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Wes Streeting and the history of ‘the middle class’

Socialist historian KEITH FLETT unpacks the term currently being flung about by the Labour right as an insult and finds its popular association with ‘being a lefty’ is anything but assured in reality

WES STREETING has criticised “middle-class lefties” who he thinks are standing in the way of his efforts to privatise bits of the NHS should he get to be health secretary in the next government.

He might well find that the mostly not-middle-class Unison and RCN are even more formidable opponents.

Streeting will only fit the definition of a “lefty” if it’s one drawn up by Lee Anderson. However, his £90,000 desk job as an MP marks him out as definitively middle class. Social being defines consciousness, as any “middle-class lefty” could tell him.

I consulted Raymond Williams’s Keywords on the history of the term “middle class.” As might be expected it’s quite complicated. The modern usage dates from the earlier decades of the 19th century and developed in the decades after.

Before the 1832 Reform Act, there are instances of references to the middling and lower orders as forming a broadly distinct grouping. That Act enfranchised some middle-class male voters but left the working class without the vote.

The distinction began to arise between the lower or working classes and the upper classes. In between were the middle classes — quite small in numbers at this point.

By the 1880s there was a difference widely understood between workers who did manual work and got paid a wage and the middle class — also workers — who attracted a salary and did desk jobs, ranging from clerks to managers and professionals.

Williams did not touch on more modern developments — reasonable given the book was published in 1975. However, certainly from the late 1960s there developed a trend for middle-class workers to become unionised.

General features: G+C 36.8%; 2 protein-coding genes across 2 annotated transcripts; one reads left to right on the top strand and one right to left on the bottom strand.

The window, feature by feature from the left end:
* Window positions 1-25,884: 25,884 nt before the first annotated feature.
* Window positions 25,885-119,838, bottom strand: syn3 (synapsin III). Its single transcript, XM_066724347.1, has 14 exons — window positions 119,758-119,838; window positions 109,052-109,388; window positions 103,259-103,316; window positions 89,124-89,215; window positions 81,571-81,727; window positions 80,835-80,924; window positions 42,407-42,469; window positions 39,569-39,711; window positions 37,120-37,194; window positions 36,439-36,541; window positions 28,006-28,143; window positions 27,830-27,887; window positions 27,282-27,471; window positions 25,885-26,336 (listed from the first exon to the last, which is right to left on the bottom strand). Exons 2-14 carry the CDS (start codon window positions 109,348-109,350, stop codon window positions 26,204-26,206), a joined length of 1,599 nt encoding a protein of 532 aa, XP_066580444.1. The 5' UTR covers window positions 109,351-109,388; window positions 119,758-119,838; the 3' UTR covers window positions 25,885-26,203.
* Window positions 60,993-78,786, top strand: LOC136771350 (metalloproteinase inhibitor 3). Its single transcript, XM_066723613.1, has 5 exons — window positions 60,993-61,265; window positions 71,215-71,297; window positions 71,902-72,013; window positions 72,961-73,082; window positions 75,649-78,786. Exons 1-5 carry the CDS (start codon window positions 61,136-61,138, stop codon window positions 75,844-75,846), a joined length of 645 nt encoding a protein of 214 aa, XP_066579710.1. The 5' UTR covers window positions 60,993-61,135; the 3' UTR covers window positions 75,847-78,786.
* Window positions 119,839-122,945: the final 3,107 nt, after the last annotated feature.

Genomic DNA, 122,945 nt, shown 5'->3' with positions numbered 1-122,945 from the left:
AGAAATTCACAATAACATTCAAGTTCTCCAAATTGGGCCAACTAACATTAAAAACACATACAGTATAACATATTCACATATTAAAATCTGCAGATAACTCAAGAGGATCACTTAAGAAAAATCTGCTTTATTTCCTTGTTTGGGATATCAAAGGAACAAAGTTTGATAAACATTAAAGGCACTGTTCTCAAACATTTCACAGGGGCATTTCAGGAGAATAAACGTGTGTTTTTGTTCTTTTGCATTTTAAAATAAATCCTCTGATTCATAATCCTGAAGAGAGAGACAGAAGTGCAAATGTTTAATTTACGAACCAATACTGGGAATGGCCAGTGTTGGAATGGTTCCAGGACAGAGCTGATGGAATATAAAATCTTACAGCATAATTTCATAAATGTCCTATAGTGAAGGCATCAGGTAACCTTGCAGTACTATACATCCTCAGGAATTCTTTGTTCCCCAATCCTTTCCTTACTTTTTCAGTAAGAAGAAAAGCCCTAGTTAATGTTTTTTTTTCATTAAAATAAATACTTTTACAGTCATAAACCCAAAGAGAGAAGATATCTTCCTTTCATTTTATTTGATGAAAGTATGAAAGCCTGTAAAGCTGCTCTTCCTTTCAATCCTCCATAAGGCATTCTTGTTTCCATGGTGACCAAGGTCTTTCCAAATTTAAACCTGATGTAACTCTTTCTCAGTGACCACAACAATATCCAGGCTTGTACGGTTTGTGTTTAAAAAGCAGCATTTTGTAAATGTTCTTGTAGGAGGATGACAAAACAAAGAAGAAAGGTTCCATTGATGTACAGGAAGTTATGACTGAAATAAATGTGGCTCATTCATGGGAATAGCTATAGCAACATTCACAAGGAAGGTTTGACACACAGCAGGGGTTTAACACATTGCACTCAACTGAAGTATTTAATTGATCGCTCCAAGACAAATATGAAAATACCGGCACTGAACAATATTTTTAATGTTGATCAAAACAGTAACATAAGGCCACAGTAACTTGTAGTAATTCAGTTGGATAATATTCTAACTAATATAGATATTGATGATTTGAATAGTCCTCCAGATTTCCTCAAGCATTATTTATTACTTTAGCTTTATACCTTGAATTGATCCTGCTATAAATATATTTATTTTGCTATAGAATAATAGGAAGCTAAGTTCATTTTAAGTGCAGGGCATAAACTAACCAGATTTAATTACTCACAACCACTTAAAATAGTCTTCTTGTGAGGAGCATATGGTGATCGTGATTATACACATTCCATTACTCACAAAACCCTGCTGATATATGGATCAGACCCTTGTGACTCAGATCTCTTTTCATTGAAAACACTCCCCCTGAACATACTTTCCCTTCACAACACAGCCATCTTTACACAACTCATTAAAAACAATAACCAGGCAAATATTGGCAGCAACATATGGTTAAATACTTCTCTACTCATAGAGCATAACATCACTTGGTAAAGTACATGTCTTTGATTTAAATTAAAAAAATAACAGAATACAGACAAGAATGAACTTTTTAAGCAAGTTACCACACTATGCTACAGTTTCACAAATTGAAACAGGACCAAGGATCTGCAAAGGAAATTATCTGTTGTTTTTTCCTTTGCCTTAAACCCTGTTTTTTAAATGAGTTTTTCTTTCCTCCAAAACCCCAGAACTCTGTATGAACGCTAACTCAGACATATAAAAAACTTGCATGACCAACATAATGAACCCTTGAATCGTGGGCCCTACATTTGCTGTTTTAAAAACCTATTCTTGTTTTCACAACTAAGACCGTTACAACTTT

The Robbins Report, by the 1964 Labour government saw a significant extension of university education. It drew thousands more into higher education and created graduates who were able to use their degrees to advance in society. In short, the kind of social mobility that Keir Starmer is promoting and which allowed Streeting to go to university and become a student leader.

The political hold that the Tory Party held over the middle class also began to crack, perhaps in some cases because the salaries the new graduates were paid did not lend themselves to a supposed middle-class lifestyle.

From the formation of the Labour Party in 1900, “middle class” also had a specific political meaning. Two key figures were Sidney and Beatrice Webb. They founded the London School of Economics and were responsible for the first Labour Party constitution in 1918. Webb was a member of the first 1924 Labour government.

In political outlook they were Fabians. In a Communist Party training manual published in 1926, Tom Bell described the Fabian Society as a “middle-class body with a petty-bourgeois outlook.” So in fact not “lefty” at all and something a right-wing Labour figure like Streeting could quite happily align themselves with.

As EP Thompson noted, class is not a static category but determined in practice in relations between people and struggles coming out of that. This will certainly be the case if Streeting does in fact become health secretary in the next government.

There is a wider point. Given that Labour is an electoral party seeking a broad base of support, Streeting’s comments reflect a narrow factionalism which suggests a lack of genuine experience of life as it is actually lived on the shop floor and in the office.


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